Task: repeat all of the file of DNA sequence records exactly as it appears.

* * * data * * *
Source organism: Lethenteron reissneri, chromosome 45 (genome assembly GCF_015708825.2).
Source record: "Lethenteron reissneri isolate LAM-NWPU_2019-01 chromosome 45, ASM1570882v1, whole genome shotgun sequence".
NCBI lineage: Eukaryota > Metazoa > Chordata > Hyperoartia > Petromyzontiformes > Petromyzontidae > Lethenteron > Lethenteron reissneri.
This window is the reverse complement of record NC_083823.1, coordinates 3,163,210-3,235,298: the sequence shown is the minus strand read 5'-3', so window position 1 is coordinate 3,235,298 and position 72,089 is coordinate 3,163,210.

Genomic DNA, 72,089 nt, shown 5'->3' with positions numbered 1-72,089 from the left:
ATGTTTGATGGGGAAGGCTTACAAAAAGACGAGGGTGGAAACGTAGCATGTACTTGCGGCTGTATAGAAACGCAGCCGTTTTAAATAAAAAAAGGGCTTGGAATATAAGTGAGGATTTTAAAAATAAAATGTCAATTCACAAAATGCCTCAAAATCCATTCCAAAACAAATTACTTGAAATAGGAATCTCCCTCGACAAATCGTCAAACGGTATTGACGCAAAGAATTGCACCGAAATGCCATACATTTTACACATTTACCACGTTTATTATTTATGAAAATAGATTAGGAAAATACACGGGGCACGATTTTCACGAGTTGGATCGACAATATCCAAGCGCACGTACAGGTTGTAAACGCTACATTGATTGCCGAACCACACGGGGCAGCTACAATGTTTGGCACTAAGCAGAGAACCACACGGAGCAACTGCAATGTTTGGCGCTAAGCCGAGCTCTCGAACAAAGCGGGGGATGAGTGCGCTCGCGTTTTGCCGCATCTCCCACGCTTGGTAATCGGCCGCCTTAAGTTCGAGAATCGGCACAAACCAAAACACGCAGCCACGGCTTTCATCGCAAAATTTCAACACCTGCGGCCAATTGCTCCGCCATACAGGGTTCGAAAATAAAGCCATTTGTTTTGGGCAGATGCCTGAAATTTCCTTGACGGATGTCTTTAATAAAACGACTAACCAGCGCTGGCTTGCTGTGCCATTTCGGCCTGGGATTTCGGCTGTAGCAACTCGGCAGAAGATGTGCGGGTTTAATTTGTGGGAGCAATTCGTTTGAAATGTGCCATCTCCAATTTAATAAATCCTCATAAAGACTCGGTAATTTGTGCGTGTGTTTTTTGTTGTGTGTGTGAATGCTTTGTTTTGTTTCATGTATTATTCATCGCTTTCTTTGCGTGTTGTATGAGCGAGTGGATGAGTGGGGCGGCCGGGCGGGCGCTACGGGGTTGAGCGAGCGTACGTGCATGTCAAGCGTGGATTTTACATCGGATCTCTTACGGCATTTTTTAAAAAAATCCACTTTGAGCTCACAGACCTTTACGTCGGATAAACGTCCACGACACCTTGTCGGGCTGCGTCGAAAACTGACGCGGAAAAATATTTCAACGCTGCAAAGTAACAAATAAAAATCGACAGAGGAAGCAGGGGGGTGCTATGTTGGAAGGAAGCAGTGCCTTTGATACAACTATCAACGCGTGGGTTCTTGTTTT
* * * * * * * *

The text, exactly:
Source organism: Lethenteron reissneri, chromosome 45 (genome assembly GCF_015708825.2).
Source record: "Lethenteron reissneri isolate LAM-NWPU_2019-01 chromosome 45, ASM1570882v1, whole genome shotgun sequence".
NCBI lineage: Eukaryota > Metazoa > Chordata > Hyperoartia > Petromyzontiformes > Petromyzontidae > Lethenteron > Lethenteron reissneri.
This window is the reverse complement of record NC_083823.1, coordinates 3,163,210-3,235,298: the sequence shown is the minus strand read 5'-3', so window position 1 is coordinate 3,235,298 and position 72,089 is coordinate 3,163,210.

Genomic DNA, 72,089 nt, shown 5'->3' with positions numbered 1-72,089 from the left:
ATGTTTGATGGGGAAGGCTTACAAAAAGACGAGGGTGGAAACGTAGCATGTACTTGCGGCTGTATAGAAACGCAGCCGTTTTAAATAAAAAAAGGGCTTGGAATATAAGTGAGGATTTTAAAAATAAAATGTCAATTCACAAAATGCCTCAAAATCCATTCCAAAACAAATTACTTGAAATAGGAATCTCCCTCGACAAATCGTCAAACGGTATTGACGCAAAGAATTGCACCGAAATGCCATACATTTTACACATTTACCACGTTTATTATTTATGAAAATAGATTAGGAAAATACACGGGGCACGATTTTCACGAGTTGGATCGACAATATCCAAGCGCACGTACAGGTTGTAAACGCTACATTGATTGCCGAACCACACGGGGCAGCTACAATGTTTGGCACTAAGCAGAGAACCACACGGAGCAACTGCAATGTTTGGCGCTAAGCCGAGCTCTCGAACAAAGCGGGGGATGAGTGCGCTCGCGTTTTGCCGCATCTCCCACGCTTGGTAATCGGCCGCCTTAAGTTCGAGAATCGGCACAAACCAAAACACGCAGCCACGGCTTTCATCGCAAAATTTCAACACCTGCGGCCAATTGCTCCGCCATACAGGGTTCGAAAATAAAGCCATTTGTTTTGGGCAGATGCCTGAAATTTCCTTGACGGATGTCTTTAATAAAACGACTAACCAGCGCTGGCTTGCTGTGCCATTTCGGCCTGGGATTTCGGCTGTAGCAACTCGGCAGAAGATGTGCGGGTTTAATTTGTGGGAGCAATTCGTTTGAAATGTGCCATCTCCAATTTAATAAATCCTCATAAAGACTCGGTAATTTGTGCGTGTGTTTTTTGTTGTGTGTGTGAATGCTTTGTTTTGTTTCATGTATTATTCATCGCTTTCTTTGCGTGTTGTATGAGCGAGTGGATGAGTGGGGCGGCCGGGCGGGCGCTACGGGGTTGAGCGAGCGTACGTGCATGTCAAGCGTGGATTTTACATCGGATCTCTTACGGCATTTTTTAAAAAAATCCACTTTGAGCTCACAGACCTTTACGTCGGATAAACGTCCACGACACCTTGTCGGGCTGCGTCGAAAACTGACGCGGAAAAATATTTCAACGCTGCAAAGTAACAAATAAAAATCGACAGAGGAAGCAGGGGGGTGCTATGTTGGAAGGAAGCAGTGCCTTTGATACAACTATCAACGCGTGGGTTCTTGTTTT